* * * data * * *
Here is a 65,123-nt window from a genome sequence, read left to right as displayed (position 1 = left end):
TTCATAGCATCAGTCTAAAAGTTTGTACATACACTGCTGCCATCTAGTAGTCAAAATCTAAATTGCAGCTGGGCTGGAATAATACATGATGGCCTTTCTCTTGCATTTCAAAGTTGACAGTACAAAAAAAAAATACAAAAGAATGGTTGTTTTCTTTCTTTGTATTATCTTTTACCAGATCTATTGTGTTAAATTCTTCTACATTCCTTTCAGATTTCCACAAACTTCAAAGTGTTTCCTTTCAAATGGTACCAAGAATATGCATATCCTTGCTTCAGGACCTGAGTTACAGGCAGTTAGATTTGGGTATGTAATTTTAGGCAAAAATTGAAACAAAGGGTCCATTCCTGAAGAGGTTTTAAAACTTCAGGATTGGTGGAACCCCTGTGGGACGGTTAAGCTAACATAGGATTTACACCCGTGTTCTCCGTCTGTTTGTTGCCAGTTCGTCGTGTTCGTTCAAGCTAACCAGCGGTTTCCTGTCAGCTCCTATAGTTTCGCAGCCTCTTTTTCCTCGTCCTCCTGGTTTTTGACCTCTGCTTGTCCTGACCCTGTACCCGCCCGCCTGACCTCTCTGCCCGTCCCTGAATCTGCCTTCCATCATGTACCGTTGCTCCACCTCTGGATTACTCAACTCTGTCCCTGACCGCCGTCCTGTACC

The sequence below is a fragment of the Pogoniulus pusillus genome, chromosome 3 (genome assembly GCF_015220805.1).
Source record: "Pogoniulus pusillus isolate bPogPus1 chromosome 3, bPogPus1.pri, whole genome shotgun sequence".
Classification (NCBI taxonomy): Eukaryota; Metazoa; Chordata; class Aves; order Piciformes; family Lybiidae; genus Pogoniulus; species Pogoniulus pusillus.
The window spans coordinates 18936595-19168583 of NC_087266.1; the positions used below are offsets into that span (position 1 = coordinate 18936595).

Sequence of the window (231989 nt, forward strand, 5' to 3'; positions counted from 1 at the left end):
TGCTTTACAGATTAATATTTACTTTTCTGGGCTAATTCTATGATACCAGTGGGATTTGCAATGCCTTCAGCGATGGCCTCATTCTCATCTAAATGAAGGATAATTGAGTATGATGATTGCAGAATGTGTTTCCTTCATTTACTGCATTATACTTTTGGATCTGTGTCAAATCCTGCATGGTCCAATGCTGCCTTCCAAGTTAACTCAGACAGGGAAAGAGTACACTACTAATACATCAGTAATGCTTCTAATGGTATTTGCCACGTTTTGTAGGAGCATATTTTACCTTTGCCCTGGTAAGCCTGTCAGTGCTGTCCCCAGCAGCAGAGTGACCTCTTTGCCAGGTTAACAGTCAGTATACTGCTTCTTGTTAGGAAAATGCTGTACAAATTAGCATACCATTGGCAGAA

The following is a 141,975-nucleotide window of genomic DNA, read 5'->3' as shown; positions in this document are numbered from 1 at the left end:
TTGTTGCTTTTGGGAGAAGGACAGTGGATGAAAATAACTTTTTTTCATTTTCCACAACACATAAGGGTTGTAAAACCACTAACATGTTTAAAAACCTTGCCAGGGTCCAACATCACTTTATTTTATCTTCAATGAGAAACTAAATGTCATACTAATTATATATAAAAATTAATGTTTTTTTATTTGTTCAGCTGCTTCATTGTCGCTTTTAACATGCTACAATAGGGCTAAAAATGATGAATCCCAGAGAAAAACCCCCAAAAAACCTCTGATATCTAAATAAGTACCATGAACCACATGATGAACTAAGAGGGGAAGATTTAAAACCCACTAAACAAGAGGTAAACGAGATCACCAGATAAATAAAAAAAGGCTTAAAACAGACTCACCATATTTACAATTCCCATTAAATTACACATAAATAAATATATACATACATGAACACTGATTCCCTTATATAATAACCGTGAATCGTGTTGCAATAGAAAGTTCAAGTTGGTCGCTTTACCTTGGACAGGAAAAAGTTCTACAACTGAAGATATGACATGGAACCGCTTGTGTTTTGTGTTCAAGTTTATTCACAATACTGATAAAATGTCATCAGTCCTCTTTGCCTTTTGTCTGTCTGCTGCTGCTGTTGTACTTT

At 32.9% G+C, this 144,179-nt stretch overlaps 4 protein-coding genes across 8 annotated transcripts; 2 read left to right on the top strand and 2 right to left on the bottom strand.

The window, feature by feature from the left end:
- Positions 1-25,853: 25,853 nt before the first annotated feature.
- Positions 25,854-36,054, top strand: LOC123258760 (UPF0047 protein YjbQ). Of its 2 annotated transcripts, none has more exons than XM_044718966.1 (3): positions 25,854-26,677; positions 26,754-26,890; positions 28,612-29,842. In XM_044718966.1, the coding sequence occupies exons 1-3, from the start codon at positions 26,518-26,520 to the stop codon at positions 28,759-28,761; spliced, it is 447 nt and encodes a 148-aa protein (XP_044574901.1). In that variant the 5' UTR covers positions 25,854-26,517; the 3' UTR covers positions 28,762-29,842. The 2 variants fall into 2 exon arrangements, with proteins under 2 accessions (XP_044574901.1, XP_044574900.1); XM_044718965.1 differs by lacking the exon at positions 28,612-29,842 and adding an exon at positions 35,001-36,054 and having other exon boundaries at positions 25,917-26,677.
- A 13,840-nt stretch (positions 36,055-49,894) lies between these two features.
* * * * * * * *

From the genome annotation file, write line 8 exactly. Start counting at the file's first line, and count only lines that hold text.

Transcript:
TGCTTTACAGATTAATATTTACTTTTCTGGGCTAATTCTATGATACCAGTGGGATTTGCAATGCCTTCAGCGATGGCCTCATTCTCATCTAAATGAAGGATAATTGAGTATGATGATTGCAGAATGTGTTTCCTTCATTTACTGCATTATACTTTTGGATCTGTGTCAAATCCTGCATGGTCCAATGCTGCCTTCCAAGTTAACTCAGACAGGGAAAGAGTACACTACTAATACATCAGTAATGCTTCTAATGGTATTTGCCACGTTTTGTAGGAGCATATTTTACCTTTGCCCTGGTAAGCCTGTCAGTGCTGTCCCCAGCAGCAGAGTGACCTCTTTGCCAGGTTAACAGTCAGTATACTGCTTCTTGTTAGGAAAATGCTGTACAAATTAGCATACCATTGGCAGAA